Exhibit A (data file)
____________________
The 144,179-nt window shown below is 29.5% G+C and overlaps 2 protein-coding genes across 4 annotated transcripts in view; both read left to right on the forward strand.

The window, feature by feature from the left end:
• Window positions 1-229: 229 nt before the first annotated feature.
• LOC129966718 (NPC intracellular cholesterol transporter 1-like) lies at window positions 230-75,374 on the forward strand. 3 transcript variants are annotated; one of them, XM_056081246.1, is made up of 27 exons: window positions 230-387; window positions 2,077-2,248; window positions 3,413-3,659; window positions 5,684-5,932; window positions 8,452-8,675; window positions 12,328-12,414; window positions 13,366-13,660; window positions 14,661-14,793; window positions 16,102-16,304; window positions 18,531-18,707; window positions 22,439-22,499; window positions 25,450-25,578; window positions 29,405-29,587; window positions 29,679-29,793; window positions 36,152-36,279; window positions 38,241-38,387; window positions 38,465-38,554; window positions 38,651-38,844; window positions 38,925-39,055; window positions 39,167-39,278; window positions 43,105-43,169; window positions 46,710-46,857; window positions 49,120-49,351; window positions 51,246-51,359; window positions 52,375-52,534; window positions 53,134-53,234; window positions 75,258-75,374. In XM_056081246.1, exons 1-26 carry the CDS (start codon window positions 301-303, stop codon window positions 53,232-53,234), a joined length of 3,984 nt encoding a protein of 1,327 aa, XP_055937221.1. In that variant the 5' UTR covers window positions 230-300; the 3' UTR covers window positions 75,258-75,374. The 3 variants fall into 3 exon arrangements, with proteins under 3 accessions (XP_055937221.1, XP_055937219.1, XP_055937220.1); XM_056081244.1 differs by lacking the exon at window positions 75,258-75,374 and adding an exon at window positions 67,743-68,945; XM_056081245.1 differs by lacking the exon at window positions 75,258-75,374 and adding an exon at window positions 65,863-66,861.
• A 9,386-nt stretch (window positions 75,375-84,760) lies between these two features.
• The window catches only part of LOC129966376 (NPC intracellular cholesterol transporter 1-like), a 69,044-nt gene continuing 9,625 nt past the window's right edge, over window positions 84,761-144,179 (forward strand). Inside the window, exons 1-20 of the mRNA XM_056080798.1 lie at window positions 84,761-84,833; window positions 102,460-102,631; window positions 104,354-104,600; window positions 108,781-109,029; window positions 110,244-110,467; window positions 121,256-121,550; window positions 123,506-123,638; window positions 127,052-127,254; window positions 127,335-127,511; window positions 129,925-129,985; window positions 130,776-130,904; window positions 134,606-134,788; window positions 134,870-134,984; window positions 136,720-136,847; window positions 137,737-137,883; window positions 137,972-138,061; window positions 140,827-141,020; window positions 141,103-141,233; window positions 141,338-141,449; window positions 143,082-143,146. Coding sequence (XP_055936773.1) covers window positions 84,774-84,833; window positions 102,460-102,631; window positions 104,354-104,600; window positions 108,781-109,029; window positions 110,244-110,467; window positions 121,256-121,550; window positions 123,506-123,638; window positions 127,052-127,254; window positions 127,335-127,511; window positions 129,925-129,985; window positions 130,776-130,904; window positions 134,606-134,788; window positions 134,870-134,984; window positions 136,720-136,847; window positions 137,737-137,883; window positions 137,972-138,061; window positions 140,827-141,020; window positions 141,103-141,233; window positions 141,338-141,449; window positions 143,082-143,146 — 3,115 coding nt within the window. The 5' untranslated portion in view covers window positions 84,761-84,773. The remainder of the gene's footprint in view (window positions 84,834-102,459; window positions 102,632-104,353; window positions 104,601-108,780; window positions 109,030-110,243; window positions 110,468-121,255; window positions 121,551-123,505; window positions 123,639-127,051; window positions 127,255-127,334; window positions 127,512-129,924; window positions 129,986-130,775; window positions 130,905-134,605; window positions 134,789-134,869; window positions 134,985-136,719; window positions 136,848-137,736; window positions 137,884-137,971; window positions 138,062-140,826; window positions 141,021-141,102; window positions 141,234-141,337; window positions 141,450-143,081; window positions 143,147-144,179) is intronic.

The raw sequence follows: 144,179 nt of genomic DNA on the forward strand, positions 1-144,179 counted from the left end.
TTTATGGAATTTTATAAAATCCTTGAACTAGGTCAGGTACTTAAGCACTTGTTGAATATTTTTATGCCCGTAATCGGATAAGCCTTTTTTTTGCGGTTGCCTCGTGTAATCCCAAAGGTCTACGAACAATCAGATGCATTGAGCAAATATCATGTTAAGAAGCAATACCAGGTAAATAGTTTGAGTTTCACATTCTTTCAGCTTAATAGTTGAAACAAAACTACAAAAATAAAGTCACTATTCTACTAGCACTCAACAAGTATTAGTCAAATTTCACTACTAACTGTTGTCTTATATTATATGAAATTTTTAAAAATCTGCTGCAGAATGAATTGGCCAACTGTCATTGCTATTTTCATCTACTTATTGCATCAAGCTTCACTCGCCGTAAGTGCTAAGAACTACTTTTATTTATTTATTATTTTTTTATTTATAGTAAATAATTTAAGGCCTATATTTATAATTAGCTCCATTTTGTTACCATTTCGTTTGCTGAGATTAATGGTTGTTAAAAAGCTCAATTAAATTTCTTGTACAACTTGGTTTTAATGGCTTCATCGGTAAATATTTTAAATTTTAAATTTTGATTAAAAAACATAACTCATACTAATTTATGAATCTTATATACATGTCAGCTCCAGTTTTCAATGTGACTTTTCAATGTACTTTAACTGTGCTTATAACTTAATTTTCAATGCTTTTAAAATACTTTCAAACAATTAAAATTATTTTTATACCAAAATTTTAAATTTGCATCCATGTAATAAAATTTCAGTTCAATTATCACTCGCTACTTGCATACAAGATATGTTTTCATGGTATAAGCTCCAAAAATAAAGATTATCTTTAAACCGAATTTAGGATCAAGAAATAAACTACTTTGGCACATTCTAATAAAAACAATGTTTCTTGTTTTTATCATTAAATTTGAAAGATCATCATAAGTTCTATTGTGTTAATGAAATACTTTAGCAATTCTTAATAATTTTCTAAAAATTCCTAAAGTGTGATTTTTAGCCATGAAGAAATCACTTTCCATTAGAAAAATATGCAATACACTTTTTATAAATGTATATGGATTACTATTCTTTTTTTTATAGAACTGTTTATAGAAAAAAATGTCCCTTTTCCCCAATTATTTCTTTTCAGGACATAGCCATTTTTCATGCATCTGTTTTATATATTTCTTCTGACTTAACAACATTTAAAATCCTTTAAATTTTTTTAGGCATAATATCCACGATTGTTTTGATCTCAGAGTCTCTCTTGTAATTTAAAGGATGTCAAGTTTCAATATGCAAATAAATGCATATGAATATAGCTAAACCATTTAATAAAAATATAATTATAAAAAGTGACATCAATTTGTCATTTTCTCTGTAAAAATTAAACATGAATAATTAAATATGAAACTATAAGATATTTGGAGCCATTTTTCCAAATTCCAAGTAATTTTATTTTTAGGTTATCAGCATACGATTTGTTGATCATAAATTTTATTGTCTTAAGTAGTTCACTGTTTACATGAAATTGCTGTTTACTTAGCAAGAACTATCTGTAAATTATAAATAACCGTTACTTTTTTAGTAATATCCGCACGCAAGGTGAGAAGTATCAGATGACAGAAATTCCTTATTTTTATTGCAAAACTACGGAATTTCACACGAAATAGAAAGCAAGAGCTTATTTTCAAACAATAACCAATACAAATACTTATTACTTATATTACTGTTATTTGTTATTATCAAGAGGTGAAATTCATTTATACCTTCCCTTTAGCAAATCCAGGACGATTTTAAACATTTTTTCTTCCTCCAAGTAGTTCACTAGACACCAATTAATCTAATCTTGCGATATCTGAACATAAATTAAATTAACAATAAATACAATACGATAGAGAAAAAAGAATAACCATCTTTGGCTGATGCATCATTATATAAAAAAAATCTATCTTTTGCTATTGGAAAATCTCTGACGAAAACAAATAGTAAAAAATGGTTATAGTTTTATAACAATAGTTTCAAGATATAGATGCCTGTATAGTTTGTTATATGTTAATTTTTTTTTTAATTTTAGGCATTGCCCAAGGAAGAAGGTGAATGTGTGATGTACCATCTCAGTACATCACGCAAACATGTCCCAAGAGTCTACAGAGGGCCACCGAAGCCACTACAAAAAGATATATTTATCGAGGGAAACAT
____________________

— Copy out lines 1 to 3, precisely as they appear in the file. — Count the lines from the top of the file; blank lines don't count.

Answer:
The 144,179-nt window shown below is 29.5% G+C and overlaps 2 protein-coding genes across 4 annotated transcripts in view; both read left to right on the forward strand.

The window, feature by feature from the left end:
• Window positions 1-229: 229 nt before the first annotated feature.